Invention of the Food Printer... Say Again? {The 5th Sense in the News}


Foodies worldwide, starting in China, may be able in the not so distant future to own a personal Food Printer which will be portable and considered to be the second best thing after sitting at a table enjoying a meal in good company.

Industrial design student Zhu Jingxuan from the Fashion & Art Design Institute of Donghua University came up with the idea of creating a carry-on olfactive printer to take pictures of noteworthy dishes while recording their aromas at the same time...

The Food Printer, which looks like a contemporary pepper mill on the surface of it, is then able to analyze aromas emitted by a dish and reconstitute them with scented inks which are mixed to obtain the desired effect.

The device also takes a picture of the local specialty, the end result being that the Food Printer prints out a perfumed postcard ready to be sent via snail mail to share the experience visually, olfactorily and nearly quite literarily. You can parse the merits of the dish in condensed prose at the back of the card. Food critics will be able to document their coups de coeur on the spot while emotions are still vivid.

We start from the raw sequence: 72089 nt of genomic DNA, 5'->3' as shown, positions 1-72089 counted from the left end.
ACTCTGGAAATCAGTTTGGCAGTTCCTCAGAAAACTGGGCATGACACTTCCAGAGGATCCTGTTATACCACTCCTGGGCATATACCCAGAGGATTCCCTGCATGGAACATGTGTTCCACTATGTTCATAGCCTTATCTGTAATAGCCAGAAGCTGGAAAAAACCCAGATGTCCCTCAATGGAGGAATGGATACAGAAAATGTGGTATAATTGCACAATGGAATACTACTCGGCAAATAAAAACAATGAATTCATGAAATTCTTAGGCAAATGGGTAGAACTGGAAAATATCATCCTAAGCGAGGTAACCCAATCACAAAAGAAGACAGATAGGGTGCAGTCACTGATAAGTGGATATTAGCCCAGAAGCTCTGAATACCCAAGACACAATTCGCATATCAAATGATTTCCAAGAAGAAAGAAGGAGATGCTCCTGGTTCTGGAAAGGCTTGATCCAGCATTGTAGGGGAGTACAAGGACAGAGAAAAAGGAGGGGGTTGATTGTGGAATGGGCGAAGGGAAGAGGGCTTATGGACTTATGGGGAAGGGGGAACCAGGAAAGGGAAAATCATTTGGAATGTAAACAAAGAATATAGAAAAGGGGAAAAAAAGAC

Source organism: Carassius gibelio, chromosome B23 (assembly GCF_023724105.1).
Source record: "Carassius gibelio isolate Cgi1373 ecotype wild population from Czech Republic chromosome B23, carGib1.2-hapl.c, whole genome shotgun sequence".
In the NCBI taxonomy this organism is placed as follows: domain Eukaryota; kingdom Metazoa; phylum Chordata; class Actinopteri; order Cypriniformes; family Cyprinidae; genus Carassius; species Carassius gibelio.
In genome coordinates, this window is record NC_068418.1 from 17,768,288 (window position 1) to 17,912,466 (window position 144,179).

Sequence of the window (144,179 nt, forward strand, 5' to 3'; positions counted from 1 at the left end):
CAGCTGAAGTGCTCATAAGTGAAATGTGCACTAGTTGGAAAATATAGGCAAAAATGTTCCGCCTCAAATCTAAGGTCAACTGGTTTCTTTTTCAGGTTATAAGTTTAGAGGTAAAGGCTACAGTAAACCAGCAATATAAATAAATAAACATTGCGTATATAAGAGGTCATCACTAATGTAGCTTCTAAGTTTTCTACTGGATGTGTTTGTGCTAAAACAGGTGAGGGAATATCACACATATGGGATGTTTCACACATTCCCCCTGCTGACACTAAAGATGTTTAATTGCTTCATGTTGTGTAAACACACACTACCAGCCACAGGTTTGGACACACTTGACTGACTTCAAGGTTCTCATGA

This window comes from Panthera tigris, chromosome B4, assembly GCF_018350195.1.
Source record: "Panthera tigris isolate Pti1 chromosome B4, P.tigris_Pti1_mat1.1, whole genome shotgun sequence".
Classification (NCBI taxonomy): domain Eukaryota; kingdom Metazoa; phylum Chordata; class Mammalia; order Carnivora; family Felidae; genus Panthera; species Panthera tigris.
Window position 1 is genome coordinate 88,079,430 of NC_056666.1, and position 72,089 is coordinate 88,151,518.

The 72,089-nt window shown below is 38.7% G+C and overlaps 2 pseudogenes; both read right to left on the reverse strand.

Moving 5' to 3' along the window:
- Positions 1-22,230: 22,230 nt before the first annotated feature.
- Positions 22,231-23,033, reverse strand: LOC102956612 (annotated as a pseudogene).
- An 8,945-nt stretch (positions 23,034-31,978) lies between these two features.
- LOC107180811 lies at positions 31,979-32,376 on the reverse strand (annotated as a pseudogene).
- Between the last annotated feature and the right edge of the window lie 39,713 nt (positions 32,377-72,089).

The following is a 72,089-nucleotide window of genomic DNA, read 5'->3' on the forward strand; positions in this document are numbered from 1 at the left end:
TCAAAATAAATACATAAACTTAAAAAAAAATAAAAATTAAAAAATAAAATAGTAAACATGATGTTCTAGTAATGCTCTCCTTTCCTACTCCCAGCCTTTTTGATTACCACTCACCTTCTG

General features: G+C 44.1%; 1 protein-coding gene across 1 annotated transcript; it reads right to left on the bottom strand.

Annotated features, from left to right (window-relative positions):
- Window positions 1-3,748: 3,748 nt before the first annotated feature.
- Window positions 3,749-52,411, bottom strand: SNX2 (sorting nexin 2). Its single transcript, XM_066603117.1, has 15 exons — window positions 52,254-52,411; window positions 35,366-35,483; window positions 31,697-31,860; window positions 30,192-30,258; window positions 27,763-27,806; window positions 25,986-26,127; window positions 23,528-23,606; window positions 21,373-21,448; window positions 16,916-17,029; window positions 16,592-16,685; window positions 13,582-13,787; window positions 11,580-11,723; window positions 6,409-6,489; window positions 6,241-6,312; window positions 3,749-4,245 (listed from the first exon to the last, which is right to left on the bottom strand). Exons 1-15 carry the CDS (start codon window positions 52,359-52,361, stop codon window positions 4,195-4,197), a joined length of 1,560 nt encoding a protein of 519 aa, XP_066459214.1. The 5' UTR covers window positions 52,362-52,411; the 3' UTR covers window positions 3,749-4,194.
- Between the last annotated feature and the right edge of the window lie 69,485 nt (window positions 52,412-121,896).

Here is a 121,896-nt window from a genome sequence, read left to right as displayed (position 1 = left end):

"I spent several months designing it," said the 20-year-old student majoring in industry design. "What I completed was just an idea and draft sketch. Without the help of Sony's designers, I could not have made the model."

The invention received the "most-fun" award at the sixth Sony Student Design Workshop.

We can already envision restaurants adding this new service for their patrons to spread word (and flavor) of mouth.

The device hints at the notion that there exists a typical palette of flavors within given foodways, a palette which might need to be adapted to different culinary traditions. It is no surprise that this invention's place of birth is China since the practice of taking photographs of one's food is particularly developed in the culture. In a way, it replaces the more ancient activity of the collector of menus.

Via China Daily; Quiet Lunch

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